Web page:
Two indigenous authors on the miracle of Indigenous survival against all odds : NPR's Book of the Day Today, two books from indigenous authors who make a similar, wry argument: it's a miracle there are any Indigenous people in the Americas alive at all. First, Stephen Graham Jones talks about his horror novel The Only Good Indians, a reworking of an old, hostile phrase attributed to Theodore Roosevelt; plus the literary reasons why he chose to make it a horror story. Then, author Lisa Bird-Wilson talks about how her personal experience influenced her new book, Probably Ruby, a novel that follows the legacy of forced Indigenous adoption and residential schools in Canada.

Two Indigenous authors on the legacy of a shared, painful history

Two Indigenous authors on the legacy of a shared, painful history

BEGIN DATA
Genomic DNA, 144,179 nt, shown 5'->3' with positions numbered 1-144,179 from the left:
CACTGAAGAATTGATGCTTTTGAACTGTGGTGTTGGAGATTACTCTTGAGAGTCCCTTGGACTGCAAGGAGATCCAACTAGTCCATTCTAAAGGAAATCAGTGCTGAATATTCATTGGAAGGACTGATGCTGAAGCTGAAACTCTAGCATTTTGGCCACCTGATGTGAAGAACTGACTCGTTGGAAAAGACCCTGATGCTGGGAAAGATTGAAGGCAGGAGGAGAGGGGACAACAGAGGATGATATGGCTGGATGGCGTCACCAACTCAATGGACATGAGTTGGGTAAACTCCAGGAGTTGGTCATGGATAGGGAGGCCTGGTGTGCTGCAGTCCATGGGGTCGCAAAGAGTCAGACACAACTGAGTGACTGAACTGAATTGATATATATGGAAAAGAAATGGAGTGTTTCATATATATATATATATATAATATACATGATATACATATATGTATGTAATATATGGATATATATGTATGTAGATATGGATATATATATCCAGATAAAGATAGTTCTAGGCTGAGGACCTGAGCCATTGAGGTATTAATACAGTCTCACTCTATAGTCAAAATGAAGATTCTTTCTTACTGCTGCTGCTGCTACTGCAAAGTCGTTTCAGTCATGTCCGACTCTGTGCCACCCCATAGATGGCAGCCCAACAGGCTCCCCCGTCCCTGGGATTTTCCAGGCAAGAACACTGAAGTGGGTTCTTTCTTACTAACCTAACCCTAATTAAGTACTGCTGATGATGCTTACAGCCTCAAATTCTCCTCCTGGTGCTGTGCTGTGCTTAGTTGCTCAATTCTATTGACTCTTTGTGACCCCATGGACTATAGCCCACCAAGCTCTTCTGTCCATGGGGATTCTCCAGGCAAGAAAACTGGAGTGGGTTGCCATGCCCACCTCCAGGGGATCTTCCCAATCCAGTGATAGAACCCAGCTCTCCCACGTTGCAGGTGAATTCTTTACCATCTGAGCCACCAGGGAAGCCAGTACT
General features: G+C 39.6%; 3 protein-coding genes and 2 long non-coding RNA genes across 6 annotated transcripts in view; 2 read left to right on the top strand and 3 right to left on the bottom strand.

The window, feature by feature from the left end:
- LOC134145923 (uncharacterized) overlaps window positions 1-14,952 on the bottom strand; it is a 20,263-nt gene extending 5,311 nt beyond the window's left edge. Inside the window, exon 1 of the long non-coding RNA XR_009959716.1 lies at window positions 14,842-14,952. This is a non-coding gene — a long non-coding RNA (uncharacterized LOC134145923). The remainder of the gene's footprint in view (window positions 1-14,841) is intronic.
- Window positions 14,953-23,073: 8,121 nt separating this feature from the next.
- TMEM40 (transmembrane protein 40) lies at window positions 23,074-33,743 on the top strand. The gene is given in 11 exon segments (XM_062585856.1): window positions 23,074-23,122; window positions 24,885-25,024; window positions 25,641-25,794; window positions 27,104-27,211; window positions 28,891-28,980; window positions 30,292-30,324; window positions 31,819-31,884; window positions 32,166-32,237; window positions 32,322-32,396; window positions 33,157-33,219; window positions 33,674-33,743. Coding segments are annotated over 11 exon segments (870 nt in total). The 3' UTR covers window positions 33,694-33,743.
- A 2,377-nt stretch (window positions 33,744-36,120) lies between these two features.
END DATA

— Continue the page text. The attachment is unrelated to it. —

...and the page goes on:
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Gallery/Saga Press and Hogarth

Gallery/Saga Press and Hogarth

Gallery/Saga Press and Hogarth

Today, two books from indigenous authors who make a similar, wry argument: it's a miracle there are any Indigenous people in the Americas alive at all. First, Stephen Graham Jones talks about his horror novel The Only Good Indians, a reworking of an old, hostile phrase attributed to Theodore Roosevelt; plus the literary reasons why he chose to make it a horror story. Then, author Lisa Bird-Wilson talks about how her personal experience influenced her new book, Probably Ruby, a novel that follows the legacy of forced Indigenous adoption and residential schools in Canada.